Dedhia (left) and his study participant

“I am fascinated by sleep-disordered breathing. Each airway seems to have both common and unique pathophysiology,” said Dedhia. “In addition, the downstream consequences of this disease are remarkably heterogeneous.”

OSA is known to be associated with an increased incidence and progression of different types of cardiovascular disease such as heart failure, stroke, and coronary heart disease. In patients with OSA who are CPAP-intolerant, surgery can be an effective treatment which personalizes patient care and potentially improves long-term cardiovascular effects.

This led to Dedhia’s 2017 American Board of Sleep Medicine Junior Faculty Grant for a project titled, Hypoglossal Nerve Stimulation on Vascular Function In Patients With Obstructive Sleep Apnea. The goal of this project is to understand the effect of hypoglossal nerve stimulation on intermediate markers of cardiovascular risk. To date, the project has shown that the cardiovascular effects of OSA treatment with hypoglossal nerve stimulation are relatively subtle, which is similar to findings in CPAP trials. In addition to these results, the project has helped Dedhia develop a research team, understand key factors in patient recruitment, collaborate with cardiology researchers and adapt the performance of patient-level research in the midst of a pandemic.

“The American Board of Sleep Medicine Junior Faculty Grant has jumpstarted my research career,” said Dedhia. “In combination with an American Heart Association Career Development Award, I was able to add other important outcome measures, such as 24-hour blood pressure, to this randomized, sham-controlled, crossover study. The results will be forthcoming and likely to have a meaningful impact on our understanding of cardiovascular risk reduction with OSA therapy.”

In 2019, Dedhia, in collaboration with co-principal investigator, Alan Schwartz, MD, received an R01 grant from the NHLBI, Lingual muscle control of upper airway patency in obstructive sleep apnea, to study the mechanism of hypoglossal nerve stimulation on upper airway patency. This research has the potential for Dedhia and Schwartz to develop novel strategies for targeting specific defects in the control of pharyngeal patency by activating specific lingual muscles that relieve pharyngeal obstruction during sleep.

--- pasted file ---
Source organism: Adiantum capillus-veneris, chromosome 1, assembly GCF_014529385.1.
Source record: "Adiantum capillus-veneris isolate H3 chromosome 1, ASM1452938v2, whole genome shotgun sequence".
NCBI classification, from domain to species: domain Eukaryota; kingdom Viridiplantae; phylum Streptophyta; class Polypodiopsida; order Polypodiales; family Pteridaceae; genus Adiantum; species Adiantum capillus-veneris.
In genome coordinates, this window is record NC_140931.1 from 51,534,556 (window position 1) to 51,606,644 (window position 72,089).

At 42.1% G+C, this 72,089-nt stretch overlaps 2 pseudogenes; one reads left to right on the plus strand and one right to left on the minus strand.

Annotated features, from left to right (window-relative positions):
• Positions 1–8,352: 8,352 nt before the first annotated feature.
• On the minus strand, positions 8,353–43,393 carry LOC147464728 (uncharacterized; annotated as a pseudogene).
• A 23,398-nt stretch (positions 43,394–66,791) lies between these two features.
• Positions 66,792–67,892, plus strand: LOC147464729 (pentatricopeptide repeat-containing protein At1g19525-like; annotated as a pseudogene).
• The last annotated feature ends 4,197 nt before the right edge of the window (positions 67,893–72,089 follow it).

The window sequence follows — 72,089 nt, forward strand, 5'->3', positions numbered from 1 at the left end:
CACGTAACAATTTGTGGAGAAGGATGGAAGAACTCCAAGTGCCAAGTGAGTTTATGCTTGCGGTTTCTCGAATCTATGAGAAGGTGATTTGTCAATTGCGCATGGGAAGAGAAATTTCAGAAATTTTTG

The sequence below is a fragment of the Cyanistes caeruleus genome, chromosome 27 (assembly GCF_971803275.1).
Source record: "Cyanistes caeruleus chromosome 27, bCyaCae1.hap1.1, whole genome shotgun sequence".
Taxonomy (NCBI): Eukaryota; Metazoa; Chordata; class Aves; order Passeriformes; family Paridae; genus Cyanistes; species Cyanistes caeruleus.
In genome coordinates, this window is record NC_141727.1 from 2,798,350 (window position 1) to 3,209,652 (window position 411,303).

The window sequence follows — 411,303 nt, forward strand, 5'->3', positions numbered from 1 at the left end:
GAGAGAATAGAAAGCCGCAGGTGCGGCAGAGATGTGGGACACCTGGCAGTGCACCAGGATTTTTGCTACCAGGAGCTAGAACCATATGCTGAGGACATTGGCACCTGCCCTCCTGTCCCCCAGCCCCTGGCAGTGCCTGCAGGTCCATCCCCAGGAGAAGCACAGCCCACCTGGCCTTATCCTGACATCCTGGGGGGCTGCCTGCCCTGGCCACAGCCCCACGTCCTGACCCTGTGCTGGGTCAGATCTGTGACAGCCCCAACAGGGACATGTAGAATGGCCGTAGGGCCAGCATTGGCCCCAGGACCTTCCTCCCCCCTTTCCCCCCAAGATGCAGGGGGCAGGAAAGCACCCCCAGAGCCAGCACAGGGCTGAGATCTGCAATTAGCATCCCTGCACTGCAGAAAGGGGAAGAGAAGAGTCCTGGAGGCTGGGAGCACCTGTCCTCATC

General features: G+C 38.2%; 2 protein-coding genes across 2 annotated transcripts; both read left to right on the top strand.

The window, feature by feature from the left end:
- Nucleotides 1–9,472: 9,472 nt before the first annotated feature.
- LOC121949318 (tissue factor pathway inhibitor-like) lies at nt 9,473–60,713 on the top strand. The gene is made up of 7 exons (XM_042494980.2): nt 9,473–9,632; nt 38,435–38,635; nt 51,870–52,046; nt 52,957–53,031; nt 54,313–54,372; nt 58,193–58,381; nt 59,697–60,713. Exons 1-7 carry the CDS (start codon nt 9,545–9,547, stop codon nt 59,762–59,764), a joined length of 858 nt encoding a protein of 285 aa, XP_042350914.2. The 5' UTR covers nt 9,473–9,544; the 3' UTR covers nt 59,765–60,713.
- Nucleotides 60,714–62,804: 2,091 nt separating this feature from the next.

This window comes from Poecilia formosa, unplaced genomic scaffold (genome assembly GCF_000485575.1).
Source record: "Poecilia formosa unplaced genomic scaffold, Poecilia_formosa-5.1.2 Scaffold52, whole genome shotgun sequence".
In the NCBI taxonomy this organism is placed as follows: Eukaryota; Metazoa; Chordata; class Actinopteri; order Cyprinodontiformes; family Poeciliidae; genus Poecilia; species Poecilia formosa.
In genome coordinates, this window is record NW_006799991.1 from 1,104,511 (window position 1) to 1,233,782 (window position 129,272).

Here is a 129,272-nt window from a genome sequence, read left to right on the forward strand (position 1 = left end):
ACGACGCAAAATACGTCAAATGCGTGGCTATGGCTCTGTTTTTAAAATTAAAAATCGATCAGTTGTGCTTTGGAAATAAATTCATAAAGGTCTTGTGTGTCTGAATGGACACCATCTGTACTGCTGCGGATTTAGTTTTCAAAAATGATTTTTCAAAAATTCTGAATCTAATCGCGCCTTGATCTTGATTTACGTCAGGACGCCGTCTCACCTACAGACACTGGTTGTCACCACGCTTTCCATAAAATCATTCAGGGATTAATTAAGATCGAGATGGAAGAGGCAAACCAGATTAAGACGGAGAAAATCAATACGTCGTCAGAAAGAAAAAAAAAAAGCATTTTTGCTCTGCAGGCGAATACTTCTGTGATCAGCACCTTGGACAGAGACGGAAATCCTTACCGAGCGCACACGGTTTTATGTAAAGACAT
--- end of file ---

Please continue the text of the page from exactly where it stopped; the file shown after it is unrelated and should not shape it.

Untapped opportunities in otolaryngology and sleep medicine research

With some patients with OSA inadequately using CPAP, both patients and providers are seeking alternative treatment options. Dedhia and Kent agree that otolaryngology providers have the potential to positively impact the care and outcomes for patients with OSA, as a specialty that provides various opportunities for research.

“The world of research is a sleep otolaryngologist’s oyster. The opportunities are infinite,” said Dedhia. “In general, however, they come in three areas: patient selection criteria, surgical techniques, and patient outcomes. Each of these areas remain severely underdeveloped with a corresponding need for rigorous study.”

“Otolaryngologists are well-positioned for deep explorations of the neurophysiology and intricate anatomy of the upper airway as it relates to OSA,” Kent added. “While surgery can be quite effective in appropriately selected patients, there is a dearth of data regarding accurate procedural selection, the long-term efficacy of surgery for OSA patients, and the effects of surgery (or lack thereof) on associated comorbid diseases.”

The American Academy of Sleep Medicine recently published a systematic review on the referral of adults with OSA for surgical consultation, which provides future research directions for otolaryngology-sleep researchers to further study and develop efficacious and effective alternative treatments for patients with OSA, which Dedhia and Kent are actively working to address.